Democratic students are more likely to avoid rooming with Republicans, study finds
An NBC Generation Lab study of the Class of 2025 took a deep dive into how students are preparing for the midterm elections in November.
The report found an increased political divide, as nearly half of respondents admitted they would not live with a member of the opposite political party.
A study finds that many students moving back into their dorms this fall may have selected their roommates based on political preference.
According to a new NBC and Generation Lab study of the class of 2025, nearly half of young Americans admitted they would refuse to live with someone who voted for a member of a different political party.
54% of respondents stated that they would “[p]robably” or “[d]efinitely” live with a member of the opposite political party, while 46% responded that they would "probably not" or "definitely not."
The study found Republican students were more likely than Democrats to room with someone who holds opposing political views.
62% of young Democrats responded they would not room with a member of the Republican party. Only 28% of young Republicans, on the other hand, opted out of sharing a room with a Democrat.
Intolerance grew among the pool of respondents when it came to other aspects of social life.
Of all respondents, 53% of young Americans responded they would not date a member of the opposite party, 63% would not marry across party lines, and 62% would not work for a company that does not share their political values.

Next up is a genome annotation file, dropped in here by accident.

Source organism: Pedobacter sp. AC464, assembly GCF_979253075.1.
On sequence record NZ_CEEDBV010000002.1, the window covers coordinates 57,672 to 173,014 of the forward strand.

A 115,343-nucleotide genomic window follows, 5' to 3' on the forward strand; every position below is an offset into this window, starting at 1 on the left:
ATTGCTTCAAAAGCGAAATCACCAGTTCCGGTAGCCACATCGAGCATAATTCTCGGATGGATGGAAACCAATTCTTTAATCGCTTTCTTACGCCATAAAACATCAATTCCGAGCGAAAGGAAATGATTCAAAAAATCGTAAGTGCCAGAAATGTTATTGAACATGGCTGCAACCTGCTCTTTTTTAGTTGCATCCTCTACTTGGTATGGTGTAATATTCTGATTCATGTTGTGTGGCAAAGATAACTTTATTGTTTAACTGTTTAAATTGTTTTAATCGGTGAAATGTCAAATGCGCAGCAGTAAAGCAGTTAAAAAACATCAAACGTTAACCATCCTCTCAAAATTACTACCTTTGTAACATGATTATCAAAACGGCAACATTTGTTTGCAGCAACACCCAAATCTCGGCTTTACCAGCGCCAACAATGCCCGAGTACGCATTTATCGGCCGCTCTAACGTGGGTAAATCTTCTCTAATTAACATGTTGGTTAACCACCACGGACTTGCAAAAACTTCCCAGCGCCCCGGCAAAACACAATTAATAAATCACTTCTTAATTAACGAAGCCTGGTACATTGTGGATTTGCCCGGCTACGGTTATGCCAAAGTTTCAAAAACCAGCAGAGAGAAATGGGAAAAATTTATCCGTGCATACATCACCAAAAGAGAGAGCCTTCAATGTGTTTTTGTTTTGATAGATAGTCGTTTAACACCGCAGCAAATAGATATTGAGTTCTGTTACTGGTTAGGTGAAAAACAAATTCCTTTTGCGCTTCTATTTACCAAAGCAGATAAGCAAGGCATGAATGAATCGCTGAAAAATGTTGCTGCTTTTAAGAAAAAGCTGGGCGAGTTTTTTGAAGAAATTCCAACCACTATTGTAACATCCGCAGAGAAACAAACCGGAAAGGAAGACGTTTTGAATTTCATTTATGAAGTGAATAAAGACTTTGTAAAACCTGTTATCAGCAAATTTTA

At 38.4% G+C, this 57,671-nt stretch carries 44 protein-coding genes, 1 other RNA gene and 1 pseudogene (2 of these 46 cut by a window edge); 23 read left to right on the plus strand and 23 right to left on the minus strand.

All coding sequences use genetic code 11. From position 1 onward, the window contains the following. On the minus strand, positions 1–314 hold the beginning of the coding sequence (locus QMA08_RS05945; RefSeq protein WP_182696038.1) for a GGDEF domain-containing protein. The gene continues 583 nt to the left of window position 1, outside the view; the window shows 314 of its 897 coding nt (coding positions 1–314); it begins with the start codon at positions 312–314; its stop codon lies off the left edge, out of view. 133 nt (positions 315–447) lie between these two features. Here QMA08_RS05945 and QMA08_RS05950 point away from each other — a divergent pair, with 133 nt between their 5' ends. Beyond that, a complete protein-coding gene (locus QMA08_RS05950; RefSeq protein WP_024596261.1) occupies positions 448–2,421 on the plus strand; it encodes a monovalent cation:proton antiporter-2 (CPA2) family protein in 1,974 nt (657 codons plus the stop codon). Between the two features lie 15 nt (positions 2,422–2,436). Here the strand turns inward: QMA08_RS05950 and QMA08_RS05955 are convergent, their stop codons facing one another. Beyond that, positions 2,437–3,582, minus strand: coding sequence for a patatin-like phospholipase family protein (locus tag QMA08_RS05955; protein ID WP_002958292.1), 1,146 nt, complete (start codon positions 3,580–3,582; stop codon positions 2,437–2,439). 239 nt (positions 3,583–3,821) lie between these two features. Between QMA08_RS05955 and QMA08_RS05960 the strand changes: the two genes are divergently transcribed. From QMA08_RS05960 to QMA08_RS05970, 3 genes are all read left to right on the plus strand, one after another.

“We see how decades of high-octane tribalism of previous generations has crystallized into political balkanization among young people today,” Generation Lab Founder Cyrus Beschloss told Campus Reform.
The poll also highlighted college sophomores' views on abortion.
According to the results, 49% of students surveyed stated abortion should be legal without exception, 33% said abortion should be legal in most cases, 14% said it should be illegal in most cases, and only 4% said it should be illegal in all cases.
This semester, students will return to campuses in states that, for the first time in 50 years, will regulate abortion from their legislative chambers. 13 states implemented trigger bans on abortion immediately following the June ruling, and more are expected to institute restrictions.
In light of this, 30% of students admitted that they would consider “changing colleges” if the state does not provide access to abortion.
Regarding the economy, 88% of respondents reported they were “personally” concerned about the rising price of gasoline, rent, and food. The spike in prices follows a summer of spiking inflation, which recently peaked at a historic 9.1% in June.
These numbers suggest that students will be voting largely for Democrats this November.
54% of respondents said they plan to vote for a Democrat candidate in the upcoming midterm election, while a mere 23% plan to vote for a Republican.
As speculation continues over who will run at the top of the ticket in 2024, young Americans vocalized their distinct opposition to another bat for President Joe Biden.
Around 65% of those between 18-24 voted for Biden in 2020, but support for Biden among young people has fallen since. Only 27% of Democrats surveyed in the NBC/Generation Lab poll believe that Biden should run again.
Across the aisle, however, Republican respondents championed President Donald Trump as a hopeful nominee, with 57% stating they would support a third run for office.
Campus Reform spoke with students at the University of Maryland in May about whether or not they would support the incumbent's campaign for a second term. According to the students, Biden is “just not as extreme” as his liberal colleagues.
"Most Young Americans don't actually like Biden. Biden is a Democrat. More young Americans are leftists, they're becoming more radicalized," one student told Campus Reform.
Biden’s current approval rating, which has recovered slightly after a 3-month slide, is 38%.
Campus Reform contacted NBC News and Generation Lab for comment. This article will be updated accordingly.
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